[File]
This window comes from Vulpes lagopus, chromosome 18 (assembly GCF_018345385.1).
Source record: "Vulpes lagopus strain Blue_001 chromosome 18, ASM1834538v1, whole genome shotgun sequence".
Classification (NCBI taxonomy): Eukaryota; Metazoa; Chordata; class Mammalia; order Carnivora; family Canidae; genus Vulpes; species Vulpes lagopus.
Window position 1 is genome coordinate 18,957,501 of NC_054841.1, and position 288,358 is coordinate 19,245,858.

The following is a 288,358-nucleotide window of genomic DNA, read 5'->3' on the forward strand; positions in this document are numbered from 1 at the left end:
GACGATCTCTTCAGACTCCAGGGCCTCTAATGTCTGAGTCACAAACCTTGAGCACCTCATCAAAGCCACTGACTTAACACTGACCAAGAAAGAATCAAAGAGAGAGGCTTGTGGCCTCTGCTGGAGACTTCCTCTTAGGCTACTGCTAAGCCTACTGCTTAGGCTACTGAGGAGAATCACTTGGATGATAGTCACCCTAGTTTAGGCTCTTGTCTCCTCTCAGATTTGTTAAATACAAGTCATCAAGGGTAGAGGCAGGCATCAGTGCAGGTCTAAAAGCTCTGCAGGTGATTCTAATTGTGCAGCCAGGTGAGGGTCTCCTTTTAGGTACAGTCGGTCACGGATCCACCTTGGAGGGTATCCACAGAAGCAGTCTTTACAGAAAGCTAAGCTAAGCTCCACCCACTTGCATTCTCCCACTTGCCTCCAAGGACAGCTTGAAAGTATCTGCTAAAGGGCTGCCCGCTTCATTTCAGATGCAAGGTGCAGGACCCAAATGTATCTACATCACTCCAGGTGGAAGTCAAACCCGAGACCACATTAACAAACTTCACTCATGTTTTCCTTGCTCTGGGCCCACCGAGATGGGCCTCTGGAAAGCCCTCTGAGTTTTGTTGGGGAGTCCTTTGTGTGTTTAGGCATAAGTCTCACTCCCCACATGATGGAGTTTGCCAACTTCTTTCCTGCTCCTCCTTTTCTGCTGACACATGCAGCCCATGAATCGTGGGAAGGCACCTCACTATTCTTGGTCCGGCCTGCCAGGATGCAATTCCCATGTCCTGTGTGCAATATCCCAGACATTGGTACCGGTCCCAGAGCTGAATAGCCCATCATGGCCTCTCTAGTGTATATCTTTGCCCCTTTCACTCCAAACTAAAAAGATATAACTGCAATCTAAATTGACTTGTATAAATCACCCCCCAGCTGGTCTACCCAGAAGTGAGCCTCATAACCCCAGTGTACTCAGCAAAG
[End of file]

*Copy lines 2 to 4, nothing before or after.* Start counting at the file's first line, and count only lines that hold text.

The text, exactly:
Source record: "Vulpes lagopus strain Blue_001 chromosome 18, ASM1834538v1, whole genome shotgun sequence".
Classification (NCBI taxonomy): Eukaryota; Metazoa; Chordata; class Mammalia; order Carnivora; family Canidae; genus Vulpes; species Vulpes lagopus.
Window position 1 is genome coordinate 18,957,501 of NC_054841.1, and position 288,358 is coordinate 19,245,858.